The title track opens the record, a sad electronic prog tune that lays the groundwork for what will follow. How?? continues in this vein – a bass heavy lament that doesn’t really feature a chorus – just Wayne Coyne shouting How???. The Should Be Unicorns is where the album takes a left turn. Motorik sounds, a Neu! track married to pop. In the best possible way. Again, the chorus is almost non-existent, but it doesn’t impact the quality of the song. Lyrics are really out there “Yeah, there should be unicorns / The ones with the purple eyes / It should be loud as fuck”. Where is it all heading? How about the spoken word conclusion by Reggie Watts? Perhaps the most mind altering thing on the album. A sampling “And we will be high and the love generator will be turned up to its maximum. And we’ll get higher when, at last, the sun comes up in the morning and we will collapse under the weight of the ancient earth. And it will be inside me and it will be inside you. And it will be the end of the world and the beginning of a new love”. I can dig it. Nigdy Nie (Never No) is my favorite single from the album and features almost no lyrics. Go figure. Electronic beats, killer guitar riff, soothing orchestration. Galaxy I Sink is a meditation on existence and succeeds wildly. A simple beat with rapped lyrics gives way to the most emotional orchestration of the entire album. Absolutely my favorite song, it is a stunning display of emotion and complexity. “And with the floating specs in my tired eyes / I can see all dimensions of my life / At night, at night / How can the stars really know me now / When I fear their light will burn me up?”. Listening to the Frogs with Demon Eyes is the darkest song on the record – again, more of a prog song than anything other description I can think of. Wordless backing vocals are stunning, drum & bass drive the tune, while the emotional apex comes during the chorus “Have you ever seen someone die / In the summertime? / Is that what your demon eyes see?”. Exhilarating. Almost Home (Blisko Domu) is a late album masterpiece imbued with skittering beats, cathartic orchestration, and otherworldly lyrics. We a Famly closes the album with a pop oriented song that features Miley Cyrus singing a duet with Wayne Coyne. The ‘Lips don’t tone down their style and neither does Miley Cyrus – it is a perfect marriage of styles. “Oh, and I just can’t imagine / Life without you ever happen now”.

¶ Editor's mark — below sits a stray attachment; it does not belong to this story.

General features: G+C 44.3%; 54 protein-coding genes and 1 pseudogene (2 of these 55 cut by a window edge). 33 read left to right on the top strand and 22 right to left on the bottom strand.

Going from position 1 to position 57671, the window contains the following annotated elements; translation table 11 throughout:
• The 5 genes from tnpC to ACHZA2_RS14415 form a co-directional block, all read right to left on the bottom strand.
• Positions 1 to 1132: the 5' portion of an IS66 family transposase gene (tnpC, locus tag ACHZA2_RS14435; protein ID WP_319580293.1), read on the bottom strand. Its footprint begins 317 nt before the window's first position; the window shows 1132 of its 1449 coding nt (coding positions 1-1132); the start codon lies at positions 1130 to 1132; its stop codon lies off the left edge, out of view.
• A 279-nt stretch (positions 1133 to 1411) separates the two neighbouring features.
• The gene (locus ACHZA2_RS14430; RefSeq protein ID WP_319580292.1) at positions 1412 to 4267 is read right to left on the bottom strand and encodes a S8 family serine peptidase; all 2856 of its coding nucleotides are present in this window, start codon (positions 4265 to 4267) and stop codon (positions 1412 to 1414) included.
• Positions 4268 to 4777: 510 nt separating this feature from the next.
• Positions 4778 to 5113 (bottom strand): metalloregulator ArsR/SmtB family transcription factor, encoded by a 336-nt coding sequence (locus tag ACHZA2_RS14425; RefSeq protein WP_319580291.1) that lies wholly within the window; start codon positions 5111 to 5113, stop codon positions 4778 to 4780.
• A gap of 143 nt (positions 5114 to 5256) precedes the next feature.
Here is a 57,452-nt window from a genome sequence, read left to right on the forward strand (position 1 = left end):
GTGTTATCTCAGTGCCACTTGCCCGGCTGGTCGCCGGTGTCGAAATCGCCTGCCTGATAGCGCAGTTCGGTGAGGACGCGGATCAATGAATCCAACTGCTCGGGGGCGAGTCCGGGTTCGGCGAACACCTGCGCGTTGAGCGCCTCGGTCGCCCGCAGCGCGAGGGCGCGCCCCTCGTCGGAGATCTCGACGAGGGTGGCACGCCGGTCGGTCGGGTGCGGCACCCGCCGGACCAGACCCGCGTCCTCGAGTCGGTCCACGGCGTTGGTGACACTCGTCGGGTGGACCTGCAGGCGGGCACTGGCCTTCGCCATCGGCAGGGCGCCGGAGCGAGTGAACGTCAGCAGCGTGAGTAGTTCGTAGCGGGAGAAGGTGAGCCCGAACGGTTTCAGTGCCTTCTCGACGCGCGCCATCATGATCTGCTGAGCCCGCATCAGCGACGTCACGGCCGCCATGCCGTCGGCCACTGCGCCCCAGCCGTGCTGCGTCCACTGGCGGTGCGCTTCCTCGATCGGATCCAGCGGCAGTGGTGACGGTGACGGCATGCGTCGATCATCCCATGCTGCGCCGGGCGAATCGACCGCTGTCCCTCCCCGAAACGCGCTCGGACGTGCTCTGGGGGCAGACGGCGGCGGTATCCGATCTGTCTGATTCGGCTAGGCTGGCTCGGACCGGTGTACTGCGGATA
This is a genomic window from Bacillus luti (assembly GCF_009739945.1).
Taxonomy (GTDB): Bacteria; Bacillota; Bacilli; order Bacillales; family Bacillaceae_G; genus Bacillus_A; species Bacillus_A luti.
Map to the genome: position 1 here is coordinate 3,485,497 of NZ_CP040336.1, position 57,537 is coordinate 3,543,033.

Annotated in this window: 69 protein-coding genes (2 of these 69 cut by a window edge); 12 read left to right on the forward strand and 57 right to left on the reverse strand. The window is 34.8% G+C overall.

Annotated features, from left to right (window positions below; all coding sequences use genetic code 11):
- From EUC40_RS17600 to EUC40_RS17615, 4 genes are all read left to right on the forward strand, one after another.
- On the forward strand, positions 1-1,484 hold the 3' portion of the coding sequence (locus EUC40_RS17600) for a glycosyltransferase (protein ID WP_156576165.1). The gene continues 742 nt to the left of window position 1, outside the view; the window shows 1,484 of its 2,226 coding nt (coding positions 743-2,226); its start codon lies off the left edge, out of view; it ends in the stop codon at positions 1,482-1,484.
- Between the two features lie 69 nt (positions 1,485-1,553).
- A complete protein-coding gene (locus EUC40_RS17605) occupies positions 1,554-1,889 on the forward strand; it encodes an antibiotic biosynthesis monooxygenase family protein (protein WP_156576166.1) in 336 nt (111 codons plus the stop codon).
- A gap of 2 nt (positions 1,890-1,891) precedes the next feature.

Certainly an album I’ve played dozens of time since release, it is well worth picking up – available just about anywhere (especially on the World Wide Web). The band is on tour now and I’m looking forward to the Seattle show in May. If you see a youngish looking hipster in his late 30’s with a look of joy on his face at the venue, it just may be me. See you there.
Verdict: Pop Prog Masterpiece
For Fans of: Miley Cyrus, Mercury Rev, Beyoncé, The Fall, Lady Gaga, Genesis, Madonna, Moby
- Oczy Mlody
- There Should Be Unicorns (featuring Reggie Watts)
- Sunrise (Eyes of the Young)
- Nigdy Nie (Never No)
- Galaxy I Sink
- One Night While Hunting for Faeries and Wizards and Witches to Kill
- Do Glowy
- Listening to the Frogs With Demon Eyes
- The Castle
- Almost Home (Blisko Domu)
- We a Famly (featuring Miley Cyrus)